I suppose you either love camping or hate it. I was first introduced to it by Himself a few years ago. We slept on thin bed rolls, cooked kneeling down over a little gas stove and listened to the sound of the wind and rain outside pounding the tent. I should have hated it but there's something liberating about being outside in the elements overdosing on fresh air which I can't explain and now we camp as many times in a year as we can.
Things have progressed since that first soggy trip. Now we have electric hook up and a small heater which means we can start camping around Easter and keep going till Sept. We have 3 tents. The one below is a very splendid Outwell Bear Lake 4 for family trips. It's heavy, being poly cotton, but stands up to all types of weather, keeps us cool in the sun and warm in the cold, has any number of variations for windows, mesh screens and entrances and is very comfortable for all of us for a couple of weeks.
Two years ago, Himself and I decided we wanted a touring tent just for us with room to stand up and a separate bedroom area. So we have a Coleman Instant 4 which pops up in 2 mins, has good head height (I can't reach the top) and has provided shelter for some fellow campers who got caught in a massive rainstorm and needed rescue.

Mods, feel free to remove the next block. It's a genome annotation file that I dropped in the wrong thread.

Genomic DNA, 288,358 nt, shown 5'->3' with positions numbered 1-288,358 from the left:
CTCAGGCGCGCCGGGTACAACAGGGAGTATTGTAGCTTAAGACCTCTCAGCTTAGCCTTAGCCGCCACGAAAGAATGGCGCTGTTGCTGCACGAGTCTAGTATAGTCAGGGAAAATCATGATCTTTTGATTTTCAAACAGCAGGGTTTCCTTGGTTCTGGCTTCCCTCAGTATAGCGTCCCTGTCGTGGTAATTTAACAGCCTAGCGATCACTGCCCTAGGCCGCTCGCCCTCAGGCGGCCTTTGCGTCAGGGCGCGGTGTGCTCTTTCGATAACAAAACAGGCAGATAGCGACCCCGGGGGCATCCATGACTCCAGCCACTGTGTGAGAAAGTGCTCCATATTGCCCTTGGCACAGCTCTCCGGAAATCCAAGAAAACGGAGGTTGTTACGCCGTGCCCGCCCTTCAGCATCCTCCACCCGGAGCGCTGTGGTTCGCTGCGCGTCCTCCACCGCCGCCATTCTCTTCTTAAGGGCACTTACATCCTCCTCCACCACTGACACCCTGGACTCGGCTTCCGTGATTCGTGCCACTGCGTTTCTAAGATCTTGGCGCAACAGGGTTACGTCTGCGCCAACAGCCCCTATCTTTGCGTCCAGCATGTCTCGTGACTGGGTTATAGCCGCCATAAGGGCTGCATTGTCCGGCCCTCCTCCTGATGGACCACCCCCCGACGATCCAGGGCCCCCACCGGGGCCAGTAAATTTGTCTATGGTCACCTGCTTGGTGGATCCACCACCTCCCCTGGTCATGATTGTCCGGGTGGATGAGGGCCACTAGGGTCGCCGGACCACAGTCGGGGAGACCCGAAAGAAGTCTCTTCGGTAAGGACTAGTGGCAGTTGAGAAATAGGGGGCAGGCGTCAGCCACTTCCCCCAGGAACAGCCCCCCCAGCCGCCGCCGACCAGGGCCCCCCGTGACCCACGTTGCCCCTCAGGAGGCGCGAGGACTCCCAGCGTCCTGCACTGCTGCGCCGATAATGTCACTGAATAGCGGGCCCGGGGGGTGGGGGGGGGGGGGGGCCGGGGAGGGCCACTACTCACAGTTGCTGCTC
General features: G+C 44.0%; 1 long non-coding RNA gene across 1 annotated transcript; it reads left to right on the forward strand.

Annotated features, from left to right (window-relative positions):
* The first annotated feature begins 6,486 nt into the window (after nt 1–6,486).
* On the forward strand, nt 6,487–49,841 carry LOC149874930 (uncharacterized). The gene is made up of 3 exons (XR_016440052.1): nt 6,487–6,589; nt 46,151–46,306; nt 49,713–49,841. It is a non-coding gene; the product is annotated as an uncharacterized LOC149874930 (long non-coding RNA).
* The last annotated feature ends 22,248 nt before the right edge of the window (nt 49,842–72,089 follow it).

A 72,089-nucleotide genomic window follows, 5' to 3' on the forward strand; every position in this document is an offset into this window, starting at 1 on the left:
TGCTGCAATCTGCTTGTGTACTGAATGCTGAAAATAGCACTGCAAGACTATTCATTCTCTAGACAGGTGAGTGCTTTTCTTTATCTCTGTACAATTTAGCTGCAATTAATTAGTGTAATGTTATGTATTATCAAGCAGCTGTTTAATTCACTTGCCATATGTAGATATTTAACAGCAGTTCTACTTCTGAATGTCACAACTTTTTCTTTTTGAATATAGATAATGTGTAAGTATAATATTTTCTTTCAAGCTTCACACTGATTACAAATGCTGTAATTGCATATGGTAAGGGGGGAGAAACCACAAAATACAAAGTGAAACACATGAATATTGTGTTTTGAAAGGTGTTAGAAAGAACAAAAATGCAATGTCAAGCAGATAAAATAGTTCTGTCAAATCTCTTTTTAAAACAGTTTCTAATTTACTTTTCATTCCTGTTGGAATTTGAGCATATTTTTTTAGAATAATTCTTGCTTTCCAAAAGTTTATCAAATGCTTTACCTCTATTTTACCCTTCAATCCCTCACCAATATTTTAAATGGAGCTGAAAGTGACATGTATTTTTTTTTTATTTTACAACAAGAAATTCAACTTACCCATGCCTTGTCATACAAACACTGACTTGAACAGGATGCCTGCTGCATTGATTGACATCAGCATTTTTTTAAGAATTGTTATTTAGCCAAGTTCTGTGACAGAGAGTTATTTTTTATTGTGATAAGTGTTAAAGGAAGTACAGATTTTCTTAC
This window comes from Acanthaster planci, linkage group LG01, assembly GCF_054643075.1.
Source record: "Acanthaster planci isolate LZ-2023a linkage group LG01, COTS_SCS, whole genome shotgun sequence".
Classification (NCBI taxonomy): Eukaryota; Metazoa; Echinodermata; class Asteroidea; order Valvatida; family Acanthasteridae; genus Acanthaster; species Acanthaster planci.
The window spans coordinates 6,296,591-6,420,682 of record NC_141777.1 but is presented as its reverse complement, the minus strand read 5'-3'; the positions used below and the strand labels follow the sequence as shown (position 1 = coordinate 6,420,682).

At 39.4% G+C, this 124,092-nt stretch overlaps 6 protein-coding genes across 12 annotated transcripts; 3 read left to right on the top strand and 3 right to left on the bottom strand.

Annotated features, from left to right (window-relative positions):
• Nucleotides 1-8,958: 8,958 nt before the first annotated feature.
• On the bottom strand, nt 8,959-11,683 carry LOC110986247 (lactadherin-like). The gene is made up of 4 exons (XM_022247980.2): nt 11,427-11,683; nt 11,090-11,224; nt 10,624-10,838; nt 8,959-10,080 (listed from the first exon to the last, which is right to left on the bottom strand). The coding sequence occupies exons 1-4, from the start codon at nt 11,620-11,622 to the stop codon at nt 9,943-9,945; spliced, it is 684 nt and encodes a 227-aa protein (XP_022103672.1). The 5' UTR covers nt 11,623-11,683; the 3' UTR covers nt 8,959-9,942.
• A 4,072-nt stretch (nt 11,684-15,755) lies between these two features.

We bought a carpet with the Bear Lake tent and we adapt it (ie fold it!) to fit each tent and this makes a big difference to how comfortable the tent is. It's an extra layer protecting you from the ground if it's cold and makes the tent feel a bit luxurious. I don't like walking on cold plastic!
Finally we have my favourite because it was our first joint tental purchase, a Coleman Celsius Duo. It's lightweight, easy to put up (only 3 spring loaded poles) and versatile for touring. We've pitched it half way up a Swiss alp, cooked scrambled eggs in it in Luxembourg and sheltered snugly inside while monsoon rains poured on us in Belgium. You can't stand up in it and it's really only good for 2 people but I love it! And to prove you don't need a big car for the kit I've described, next to the neat green Celsius Duo is my little Renault Clio we used for several years of buzzing around Europe.
Other improvements which make camping a pleasure rather than a pain include an aero bed which is a comfortable as our bed at home and lifts you a good way off the ground, a double sleeping bag, normal pillows AND a cheapie duvet. That duvet can make a big difference on chilly nights at the extremes of the seasons.
We use a big cool box which works as a general food store, freezer box and table.
We take an electric lamp and cook with a single electric ring and a Foreman grill which is neat enough to pack away easily and means we can have sausages, burgers and toasties!
Altogether we fill perhaps half the boot of our (current) car which leaves ample room if we want to take walking boots or surf boards and wet suits. And we do it all because it means we can spend more time enjoying this...